After a new studio head was hired at Disney, production was temporarily halted, as the film was exceeding the original budget. Murch cut the script by twenty pages, but retained the dark tone of the material. Murch was eventually fired and a new director was assigned to the project, until George Lucas came to his aid. Lucas looked over the production schedule, which he claimed was “ridiculous”, and looked over the material that had already been shot, calling it “wonderful”. Soon, Steven Spielberg, Phil Kaufman, and Francis Ford Coppola flew in to support Murch – and before he knew it, the disheartened director was attached to the project once again.
The film was released on June 21, 1985. All of the waiting was over. People from all over the world flocked to the theatres to see the film – and many of the children that were present would never be the same. The film was considerably darker than anyone could have ever imagined.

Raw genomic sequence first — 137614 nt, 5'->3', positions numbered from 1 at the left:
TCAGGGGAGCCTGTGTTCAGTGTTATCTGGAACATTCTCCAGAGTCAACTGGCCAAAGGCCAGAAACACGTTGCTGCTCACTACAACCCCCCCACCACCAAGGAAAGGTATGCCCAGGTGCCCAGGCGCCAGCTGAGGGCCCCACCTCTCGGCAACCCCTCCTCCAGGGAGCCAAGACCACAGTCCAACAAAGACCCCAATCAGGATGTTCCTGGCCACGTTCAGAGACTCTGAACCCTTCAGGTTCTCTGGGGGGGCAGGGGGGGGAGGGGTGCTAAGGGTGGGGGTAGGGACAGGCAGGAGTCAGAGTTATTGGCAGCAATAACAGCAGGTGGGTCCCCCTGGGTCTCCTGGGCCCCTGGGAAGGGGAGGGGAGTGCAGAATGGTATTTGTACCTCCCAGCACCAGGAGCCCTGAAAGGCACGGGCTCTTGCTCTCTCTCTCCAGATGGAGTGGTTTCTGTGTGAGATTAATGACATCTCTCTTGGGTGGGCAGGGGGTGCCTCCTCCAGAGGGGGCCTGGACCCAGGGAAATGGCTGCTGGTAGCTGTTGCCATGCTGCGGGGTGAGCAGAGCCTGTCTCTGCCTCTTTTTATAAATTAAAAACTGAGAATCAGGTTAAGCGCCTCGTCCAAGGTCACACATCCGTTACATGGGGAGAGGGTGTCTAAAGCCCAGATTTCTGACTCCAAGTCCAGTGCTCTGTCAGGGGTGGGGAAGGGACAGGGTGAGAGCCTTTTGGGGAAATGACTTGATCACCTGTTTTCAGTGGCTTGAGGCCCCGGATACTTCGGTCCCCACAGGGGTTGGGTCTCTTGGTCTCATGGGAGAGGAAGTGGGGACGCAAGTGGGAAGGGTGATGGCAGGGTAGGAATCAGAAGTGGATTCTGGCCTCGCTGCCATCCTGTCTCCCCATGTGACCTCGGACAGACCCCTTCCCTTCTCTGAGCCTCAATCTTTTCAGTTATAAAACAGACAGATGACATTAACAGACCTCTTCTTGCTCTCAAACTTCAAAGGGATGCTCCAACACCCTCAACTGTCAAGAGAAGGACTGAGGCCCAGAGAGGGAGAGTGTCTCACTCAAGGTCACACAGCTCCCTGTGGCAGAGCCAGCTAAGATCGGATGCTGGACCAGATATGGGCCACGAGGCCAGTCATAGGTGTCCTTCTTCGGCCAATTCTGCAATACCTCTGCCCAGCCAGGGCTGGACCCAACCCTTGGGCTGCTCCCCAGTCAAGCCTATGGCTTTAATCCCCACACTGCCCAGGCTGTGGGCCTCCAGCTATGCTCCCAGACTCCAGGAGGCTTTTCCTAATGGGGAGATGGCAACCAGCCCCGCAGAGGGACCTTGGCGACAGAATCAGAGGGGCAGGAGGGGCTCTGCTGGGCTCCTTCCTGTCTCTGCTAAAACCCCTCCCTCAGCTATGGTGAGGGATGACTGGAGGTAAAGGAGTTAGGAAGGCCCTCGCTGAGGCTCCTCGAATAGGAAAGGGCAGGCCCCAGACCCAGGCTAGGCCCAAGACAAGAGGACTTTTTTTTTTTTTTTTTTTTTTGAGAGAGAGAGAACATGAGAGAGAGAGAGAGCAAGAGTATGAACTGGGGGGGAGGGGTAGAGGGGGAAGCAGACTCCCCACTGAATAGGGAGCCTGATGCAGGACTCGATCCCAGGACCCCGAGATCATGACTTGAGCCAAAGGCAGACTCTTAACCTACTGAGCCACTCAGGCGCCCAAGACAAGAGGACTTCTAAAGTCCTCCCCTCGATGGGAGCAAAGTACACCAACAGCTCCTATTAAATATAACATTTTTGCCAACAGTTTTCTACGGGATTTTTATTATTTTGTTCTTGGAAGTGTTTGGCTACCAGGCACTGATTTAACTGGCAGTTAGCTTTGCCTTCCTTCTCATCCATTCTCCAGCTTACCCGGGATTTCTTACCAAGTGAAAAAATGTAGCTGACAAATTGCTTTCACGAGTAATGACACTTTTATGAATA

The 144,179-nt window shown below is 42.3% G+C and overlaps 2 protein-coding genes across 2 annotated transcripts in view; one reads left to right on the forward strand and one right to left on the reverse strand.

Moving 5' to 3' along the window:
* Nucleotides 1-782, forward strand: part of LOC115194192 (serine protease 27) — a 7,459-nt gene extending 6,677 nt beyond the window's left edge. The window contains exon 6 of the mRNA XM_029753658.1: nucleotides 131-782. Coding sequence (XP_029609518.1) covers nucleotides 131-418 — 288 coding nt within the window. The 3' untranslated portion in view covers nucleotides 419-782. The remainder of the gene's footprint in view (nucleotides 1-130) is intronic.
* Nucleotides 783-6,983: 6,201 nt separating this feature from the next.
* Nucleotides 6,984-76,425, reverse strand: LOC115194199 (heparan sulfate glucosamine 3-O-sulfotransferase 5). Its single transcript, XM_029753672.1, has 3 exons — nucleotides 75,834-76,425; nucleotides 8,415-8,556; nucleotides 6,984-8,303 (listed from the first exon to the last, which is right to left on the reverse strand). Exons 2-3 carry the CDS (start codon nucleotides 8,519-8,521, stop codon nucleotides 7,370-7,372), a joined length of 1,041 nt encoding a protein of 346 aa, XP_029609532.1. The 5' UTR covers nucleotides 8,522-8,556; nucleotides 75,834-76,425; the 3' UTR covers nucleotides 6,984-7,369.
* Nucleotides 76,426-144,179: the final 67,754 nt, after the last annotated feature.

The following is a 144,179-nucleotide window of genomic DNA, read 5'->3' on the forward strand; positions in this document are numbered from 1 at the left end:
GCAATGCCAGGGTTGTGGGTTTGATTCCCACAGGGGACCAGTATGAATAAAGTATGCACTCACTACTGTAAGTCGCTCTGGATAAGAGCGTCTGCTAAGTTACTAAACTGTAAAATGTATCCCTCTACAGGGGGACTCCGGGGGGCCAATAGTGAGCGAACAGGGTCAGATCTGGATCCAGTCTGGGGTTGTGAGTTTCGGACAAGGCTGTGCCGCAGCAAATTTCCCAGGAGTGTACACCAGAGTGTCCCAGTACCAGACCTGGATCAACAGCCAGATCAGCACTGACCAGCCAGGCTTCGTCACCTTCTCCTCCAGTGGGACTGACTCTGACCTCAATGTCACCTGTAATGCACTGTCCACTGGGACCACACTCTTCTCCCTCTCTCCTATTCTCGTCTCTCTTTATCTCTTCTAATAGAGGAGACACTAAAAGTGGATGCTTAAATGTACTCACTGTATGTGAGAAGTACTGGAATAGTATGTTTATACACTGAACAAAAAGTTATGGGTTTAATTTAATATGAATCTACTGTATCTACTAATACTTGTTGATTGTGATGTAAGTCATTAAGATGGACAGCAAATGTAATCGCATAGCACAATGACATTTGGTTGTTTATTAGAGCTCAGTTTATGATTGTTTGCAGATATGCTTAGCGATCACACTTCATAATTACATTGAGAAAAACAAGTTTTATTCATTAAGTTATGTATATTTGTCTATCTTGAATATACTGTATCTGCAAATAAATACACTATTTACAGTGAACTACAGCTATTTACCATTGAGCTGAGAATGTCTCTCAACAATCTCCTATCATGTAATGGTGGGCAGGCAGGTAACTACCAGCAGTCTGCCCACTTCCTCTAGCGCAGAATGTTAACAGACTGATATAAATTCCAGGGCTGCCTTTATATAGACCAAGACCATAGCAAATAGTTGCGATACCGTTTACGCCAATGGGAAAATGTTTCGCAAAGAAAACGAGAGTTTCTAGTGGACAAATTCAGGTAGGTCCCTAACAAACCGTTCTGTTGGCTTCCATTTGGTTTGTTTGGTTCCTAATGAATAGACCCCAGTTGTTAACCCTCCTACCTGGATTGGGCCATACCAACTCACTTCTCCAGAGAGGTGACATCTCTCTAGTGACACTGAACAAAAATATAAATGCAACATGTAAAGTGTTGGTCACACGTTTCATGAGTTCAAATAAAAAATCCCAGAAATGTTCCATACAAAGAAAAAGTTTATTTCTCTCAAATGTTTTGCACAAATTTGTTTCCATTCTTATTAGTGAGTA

Return to Oz opens in Kansas, shortly after Dorothy’s first trip to Oz. The young girl cannot sleep through the night, and Aunt Em and Uncle Henry are more than a little concerned about Dorothy’s mental state. So they send her to Doctor Worley, who is known for his “electric healing” treatments – also known as electro-shock therapy. Left in the hands of a terrifying nurse and the quack of a doctor, Dorothy prepares to undergo treatment that very night, and as she is wheeled down the hallway strapped down on a stretcher, she hears the screams of “damaged” patients echoing down the halls. Through a random occurrence of events, a storm approaches and lightening knocks out the power in the building. The doctor leaves the room to remedy the problem, and almost immediately, another young girl comes to the aid of Dorothy, removing her straps. The two escape the building, with the nurse following after them. They jump into the river to escape; only Dorothy manages to survive by clinging on to a decrepit chicken coop. The other girl vanishes underwater.